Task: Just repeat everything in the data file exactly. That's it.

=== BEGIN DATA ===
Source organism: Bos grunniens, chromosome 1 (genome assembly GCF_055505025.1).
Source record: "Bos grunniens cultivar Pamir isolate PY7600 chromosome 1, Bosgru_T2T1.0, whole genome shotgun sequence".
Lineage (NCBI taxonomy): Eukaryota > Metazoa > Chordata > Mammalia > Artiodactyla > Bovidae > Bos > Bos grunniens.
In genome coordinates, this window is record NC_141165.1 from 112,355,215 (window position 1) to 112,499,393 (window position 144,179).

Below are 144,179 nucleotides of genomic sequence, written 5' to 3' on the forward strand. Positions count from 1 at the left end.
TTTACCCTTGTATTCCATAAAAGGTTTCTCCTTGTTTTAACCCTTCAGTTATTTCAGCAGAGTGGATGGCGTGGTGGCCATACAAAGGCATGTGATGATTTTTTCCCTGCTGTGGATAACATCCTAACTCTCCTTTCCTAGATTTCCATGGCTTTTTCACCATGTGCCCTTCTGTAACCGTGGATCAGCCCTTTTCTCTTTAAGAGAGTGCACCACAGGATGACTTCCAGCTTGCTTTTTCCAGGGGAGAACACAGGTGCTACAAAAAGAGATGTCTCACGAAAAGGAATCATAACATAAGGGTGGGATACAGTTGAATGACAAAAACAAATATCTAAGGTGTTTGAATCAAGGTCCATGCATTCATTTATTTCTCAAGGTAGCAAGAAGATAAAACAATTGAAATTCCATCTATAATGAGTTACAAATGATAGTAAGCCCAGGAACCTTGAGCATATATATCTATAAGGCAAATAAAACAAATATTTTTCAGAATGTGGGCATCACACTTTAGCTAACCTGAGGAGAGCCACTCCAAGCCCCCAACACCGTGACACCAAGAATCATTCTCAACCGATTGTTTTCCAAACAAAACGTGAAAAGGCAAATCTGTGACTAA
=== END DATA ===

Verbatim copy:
Source organism: Bos grunniens, chromosome 1 (genome assembly GCF_055505025.1).
Source record: "Bos grunniens cultivar Pamir isolate PY7600 chromosome 1, Bosgru_T2T1.0, whole genome shotgun sequence".
Lineage (NCBI taxonomy): Eukaryota > Metazoa > Chordata > Mammalia > Artiodactyla > Bovidae > Bos > Bos grunniens.
In genome coordinates, this window is record NC_141165.1 from 112,355,215 (window position 1) to 112,499,393 (window position 144,179).

Below are 144,179 nucleotides of genomic sequence, written 5' to 3' on the forward strand. Positions count from 1 at the left end.
TTTACCCTTGTATTCCATAAAAGGTTTCTCCTTGTTTTAACCCTTCAGTTATTTCAGCAGAGTGGATGGCGTGGTGGCCATACAAAGGCATGTGATGATTTTTTCCCTGCTGTGGATAACATCCTAACTCTCCTTTCCTAGATTTCCATGGCTTTTTCACCATGTGCCCTTCTGTAACCGTGGATCAGCCCTTTTCTCTTTAAGAGAGTGCACCACAGGATGACTTCCAGCTTGCTTTTTCCAGGGGAGAACACAGGTGCTACAAAAAGAGATGTCTCACGAAAAGGAATCATAACATAAGGGTGGGATACAGTTGAATGACAAAAACAAATATCTAAGGTGTTTGAATCAAGGTCCATGCATTCATTTATTTCTCAAGGTAGCAAGAAGATAAAACAATTGAAATTCCATCTATAATGAGTTACAAATGATAGTAAGCCCAGGAACCTTGAGCATATATATCTATAAGGCAAATAAAACAAATATTTTTCAGAATGTGGGCATCACACTTTAGCTAACCTGAGGAGAGCCACTCCAAGCCCCCAACACCGTGACACCAAGAATCATTCTCAACCGATTGTTTTCCAAACAAAACGTGAAAAGGCAAATCTGTGACTAA